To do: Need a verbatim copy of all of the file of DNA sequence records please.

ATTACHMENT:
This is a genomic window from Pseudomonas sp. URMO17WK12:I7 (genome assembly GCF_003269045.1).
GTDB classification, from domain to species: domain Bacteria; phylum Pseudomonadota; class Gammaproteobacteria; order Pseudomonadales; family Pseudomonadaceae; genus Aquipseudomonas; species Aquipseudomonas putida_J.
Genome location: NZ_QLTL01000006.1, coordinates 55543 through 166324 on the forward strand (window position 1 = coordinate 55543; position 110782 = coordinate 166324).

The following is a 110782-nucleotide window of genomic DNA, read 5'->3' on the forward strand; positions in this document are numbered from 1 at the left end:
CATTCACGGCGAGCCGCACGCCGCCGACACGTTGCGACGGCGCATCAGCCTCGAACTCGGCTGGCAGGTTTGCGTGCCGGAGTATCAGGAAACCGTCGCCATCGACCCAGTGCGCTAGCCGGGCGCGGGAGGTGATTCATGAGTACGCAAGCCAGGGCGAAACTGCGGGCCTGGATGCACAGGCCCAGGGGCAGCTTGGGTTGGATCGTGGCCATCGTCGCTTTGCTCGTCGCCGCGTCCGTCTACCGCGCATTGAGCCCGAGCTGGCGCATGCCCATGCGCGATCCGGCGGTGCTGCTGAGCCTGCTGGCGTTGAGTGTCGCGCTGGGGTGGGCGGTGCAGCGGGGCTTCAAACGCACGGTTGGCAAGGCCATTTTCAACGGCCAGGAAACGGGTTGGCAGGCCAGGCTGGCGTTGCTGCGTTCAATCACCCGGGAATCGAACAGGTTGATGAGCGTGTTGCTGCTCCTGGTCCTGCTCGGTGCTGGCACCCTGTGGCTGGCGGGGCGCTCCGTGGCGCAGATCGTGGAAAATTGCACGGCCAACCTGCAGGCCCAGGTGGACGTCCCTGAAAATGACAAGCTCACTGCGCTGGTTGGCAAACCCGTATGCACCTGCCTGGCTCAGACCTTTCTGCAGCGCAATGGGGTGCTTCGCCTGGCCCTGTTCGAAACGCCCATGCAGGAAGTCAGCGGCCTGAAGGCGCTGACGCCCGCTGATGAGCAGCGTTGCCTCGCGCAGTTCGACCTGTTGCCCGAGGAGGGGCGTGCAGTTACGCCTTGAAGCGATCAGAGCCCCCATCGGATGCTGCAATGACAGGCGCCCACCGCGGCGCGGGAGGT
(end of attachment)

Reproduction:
This is a genomic window from Pseudomonas sp. URMO17WK12:I7 (genome assembly GCF_003269045.1).
GTDB classification, from domain to species: domain Bacteria; phylum Pseudomonadota; class Gammaproteobacteria; order Pseudomonadales; family Pseudomonadaceae; genus Aquipseudomonas; species Aquipseudomonas putida_J.
Genome location: NZ_QLTL01000006.1, coordinates 55543 through 166324 on the forward strand (window position 1 = coordinate 55543; position 110782 = coordinate 166324).

The following is a 110782-nucleotide window of genomic DNA, read 5'->3' on the forward strand; positions in this document are numbered from 1 at the left end:
CATTCACGGCGAGCCGCACGCCGCCGACACGTTGCGACGGCGCATCAGCCTCGAACTCGGCTGGCAGGTTTGCGTGCCGGAGTATCAGGAAACCGTCGCCATCGACCCAGTGCGCTAGCCGGGCGCGGGAGGTGATTCATGAGTACGCAAGCCAGGGCGAAACTGCGGGCCTGGATGCACAGGCCCAGGGGCAGCTTGGGTTGGATCGTGGCCATCGTCGCTTTGCTCGTCGCCGCGTCCGTCTACCGCGCATTGAGCCCGAGCTGGCGCATGCCCATGCGCGATCCGGCGGTGCTGCTGAGCCTGCTGGCGTTGAGTGTCGCGCTGGGGTGGGCGGTGCAGCGGGGCTTCAAACGCACGGTTGGCAAGGCCATTTTCAACGGCCAGGAAACGGGTTGGCAGGCCAGGCTGGCGTTGCTGCGTTCAATCACCCGGGAATCGAACAGGTTGATGAGCGTGTTGCTGCTCCTGGTCCTGCTCGGTGCTGGCACCCTGTGGCTGGCGGGGCGCTCCGTGGCGCAGATCGTGGAAAATTGCACGGCCAACCTGCAGGCCCAGGTGGACGTCCCTGAAAATGACAAGCTCACTGCGCTGGTTGGCAAACCCGTATGCACCTGCCTGGCTCAGACCTTTCTGCAGCGCAATGGGGTGCTTCGCCTGGCCCTGTTCGAAACGCCCATGCAGGAAGTCAGCGGCCTGAAGGCGCTGACGCCCGCTGATGAGCAGCGTTGCCTCGCGCAGTTCGACCTGTTGCCCGAGGAGGGGCGTGCAGTTACGCCTTGAAGCGATCAGAGCCCCCATCGGATGCTGCAATGACAGGCGCCCACCGCGGCGCGGGAGGT